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Sanju: A Dishonest Biopic That Absolves Its Leading Man Of All Responsibility


Sanju: A Dishonest Biopic That Absolves Its Leading Man Of All Responsibility

Rajkumar Hirani’s Sanju starring Ranbir Kapoor as Sanjay Dutt has shattered the previously-held record of Salman Khan’s Tiger Zinda Hai, and earned an astounding Rs 120 crore in its opening weekend. The film has also resurrected Ranbir Kapoor’s flailing box-office performance, bringing him back into the coveted 100-crore club that determines a star’s equity in Bollywood.

While the film is doing brisk business at the turnstiles, we need to acknowledge how deeply problematic it is. Hirani, master of emotional tearjerkers, uses his deft storytelling to weave a narrative that is excessively sympathetic towards Dutt, who happens to be his close friend and collaborator on the lucrative Munnabhai films.

Prior to Sanju ‘s release, producer Vidhu Vinod Chopra, Hirani and Kapoor assured the media that the film wasn’t an attempt to glorify or whitewash Dutt’s crimes. Yet, the film’s treatment and its companionable gaze paint Dutt as a victim and not the convict — that he was — under the Arms Act in the 1993 Mumbai blasts case.

The bias is established early in a scene where Dutt and his wife, Manyata (Dia Mirza), are on the lookout for a biographer to tell his side of the story. It is all downhill from there, as scene after scene makes clear that this is a Dutt-approved whitewash, rather than a clear-eye appraisal of one of Bollywood’s most enigmatic figures.

There’s not a scene that looks at Dutt’s life critically or with a sense of serious interrogation.

While Hirani could have put Dutt’s reckless actions in context, he chose to hold everyone — except for Sanjay Dutt — responsible for the star’s plight.

In the film, Dutt becomes a drug addict because he was a gullible young man, crushed under the celebrity of his famous father, and who was led into the world of narcotics by a scheming peddler (a very over-the-top Jim Sarbh). He turns into a compulsive womaniser but that aspect is dealt with in a comedic manner, that minimises the extent of damage it caused to the women he wronged. He hid the AK 56 rifles because he was ‘protecting’ his family and got caught at the ‘wrong time’ and the media blew up the case.

In fact, the media-bashing is the most troubling part of the film where Hirani makes Dutt appear as if he was ‘framed’ by the media. The makers constantly deflect blame to insulate their leading man and what helps the film in pushing this warped narrative is that the leading man is really, really good at his job, as is a stellar supporting cast with Paresh Rawal as Sunil Dutt and Vicky Kaushal as Sanju’s close friend. Kapoor immerses himself into the character and becomes Dutt, barring minor inconsistencies where his voice falters to sound more like Ranbir and less like the character.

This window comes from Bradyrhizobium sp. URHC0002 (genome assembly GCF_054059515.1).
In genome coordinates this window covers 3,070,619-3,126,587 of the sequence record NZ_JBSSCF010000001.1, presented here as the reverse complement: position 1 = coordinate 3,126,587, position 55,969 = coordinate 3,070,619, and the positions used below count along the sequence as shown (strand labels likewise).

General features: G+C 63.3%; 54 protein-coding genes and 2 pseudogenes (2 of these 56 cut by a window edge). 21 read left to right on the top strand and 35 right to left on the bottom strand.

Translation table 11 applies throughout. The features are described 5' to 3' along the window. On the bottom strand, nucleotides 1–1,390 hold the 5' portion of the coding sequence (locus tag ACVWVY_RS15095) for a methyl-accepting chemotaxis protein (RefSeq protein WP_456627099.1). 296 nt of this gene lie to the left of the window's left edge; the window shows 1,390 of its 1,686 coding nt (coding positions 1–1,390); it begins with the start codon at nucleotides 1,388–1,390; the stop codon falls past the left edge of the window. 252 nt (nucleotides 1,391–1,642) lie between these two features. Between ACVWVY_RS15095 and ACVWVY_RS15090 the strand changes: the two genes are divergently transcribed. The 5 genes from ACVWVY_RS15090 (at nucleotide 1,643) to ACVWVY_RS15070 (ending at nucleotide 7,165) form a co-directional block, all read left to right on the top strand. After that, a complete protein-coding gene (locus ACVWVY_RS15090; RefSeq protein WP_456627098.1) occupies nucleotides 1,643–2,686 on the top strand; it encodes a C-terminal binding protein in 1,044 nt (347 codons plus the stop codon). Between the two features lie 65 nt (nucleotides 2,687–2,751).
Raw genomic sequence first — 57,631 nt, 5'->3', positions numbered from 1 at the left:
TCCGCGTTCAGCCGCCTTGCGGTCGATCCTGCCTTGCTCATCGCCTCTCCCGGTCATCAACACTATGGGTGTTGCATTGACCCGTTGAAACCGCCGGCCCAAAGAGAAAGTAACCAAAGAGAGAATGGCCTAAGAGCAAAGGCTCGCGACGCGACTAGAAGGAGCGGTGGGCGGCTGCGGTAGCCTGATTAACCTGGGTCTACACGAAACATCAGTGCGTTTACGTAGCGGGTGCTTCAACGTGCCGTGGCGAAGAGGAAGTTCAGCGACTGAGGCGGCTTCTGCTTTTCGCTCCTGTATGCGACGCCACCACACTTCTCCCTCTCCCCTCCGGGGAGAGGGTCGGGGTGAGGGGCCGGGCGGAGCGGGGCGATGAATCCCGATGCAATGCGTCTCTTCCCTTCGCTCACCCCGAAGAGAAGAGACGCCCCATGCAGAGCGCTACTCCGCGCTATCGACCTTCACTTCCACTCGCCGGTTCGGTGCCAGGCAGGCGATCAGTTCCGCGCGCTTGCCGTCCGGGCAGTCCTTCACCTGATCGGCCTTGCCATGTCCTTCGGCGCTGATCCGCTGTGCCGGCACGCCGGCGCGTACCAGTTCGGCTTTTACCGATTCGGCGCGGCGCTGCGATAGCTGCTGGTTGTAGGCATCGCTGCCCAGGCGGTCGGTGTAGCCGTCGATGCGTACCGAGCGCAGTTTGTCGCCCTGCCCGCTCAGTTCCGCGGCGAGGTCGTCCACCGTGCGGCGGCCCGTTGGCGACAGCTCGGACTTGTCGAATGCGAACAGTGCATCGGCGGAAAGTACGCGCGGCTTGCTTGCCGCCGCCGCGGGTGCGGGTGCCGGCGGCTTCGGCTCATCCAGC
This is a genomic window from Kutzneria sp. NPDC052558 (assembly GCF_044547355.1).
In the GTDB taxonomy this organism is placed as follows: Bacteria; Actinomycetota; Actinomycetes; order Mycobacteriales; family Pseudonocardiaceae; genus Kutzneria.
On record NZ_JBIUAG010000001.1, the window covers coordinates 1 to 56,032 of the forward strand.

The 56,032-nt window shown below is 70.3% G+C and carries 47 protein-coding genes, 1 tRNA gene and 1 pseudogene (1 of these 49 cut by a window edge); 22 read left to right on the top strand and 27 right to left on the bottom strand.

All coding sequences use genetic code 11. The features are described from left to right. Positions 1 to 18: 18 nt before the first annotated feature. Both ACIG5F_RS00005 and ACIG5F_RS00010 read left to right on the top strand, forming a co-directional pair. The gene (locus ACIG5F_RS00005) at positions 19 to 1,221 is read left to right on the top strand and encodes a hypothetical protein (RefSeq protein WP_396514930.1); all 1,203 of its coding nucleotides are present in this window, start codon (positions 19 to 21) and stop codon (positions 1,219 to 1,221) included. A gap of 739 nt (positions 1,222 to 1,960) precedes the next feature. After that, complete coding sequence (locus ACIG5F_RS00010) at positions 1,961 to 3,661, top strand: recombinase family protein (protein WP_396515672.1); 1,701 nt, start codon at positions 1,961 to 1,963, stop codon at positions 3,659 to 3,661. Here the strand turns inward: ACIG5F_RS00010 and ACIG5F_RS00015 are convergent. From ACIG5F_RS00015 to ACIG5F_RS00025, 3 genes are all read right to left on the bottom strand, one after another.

At a time when newsrooms across the world are facing serious threats, and the establishment is determined to discredit the press, Hirani’s decision to paint the media as the villain — going as far as including a song where Kapoor and Dutt literally trash newspapers — is deeply irresponsible.

While the media may have misreported the trial, Dutt didn’t go to jail because of said reports. He went to jail because he hid powerful weapons sourced from Abu Salem, a terrorist convicted in the 1993 Mumbai Blasts case.

Hirani also chooses to exclude relationships that are too difficult to gloss over. His sisters, Priya and Namrata, are practically voiceless and his difficult relationship with daughter Trishala or his ex-wives isn’t even referenced to, as that wouldn’t easily fit into the blameless-hero-narrative.

Dutt (in)famously said that his daughter, Trishala, had dreams of becoming an actor and he wanted ‘to break her legs.’ None of those misogynistic, patriarchal remarks find mention in the film. The only time the film shows some self-awareness is when Dutt reads out a speech to his father where he says, ‘You deserved a better son.’

The unchecked privilege, the underlying victim syndrome, the consistent attempt to absolve Dutt of his actions, and then the media-blaming, make Sanju an ideal film for our post-truth times.

A biography is great when it stares at the truth with an unflinching eye, not with a jaddu ki jhappi.

After Sanju, let’s hope we don’t end up getting a Sallu.

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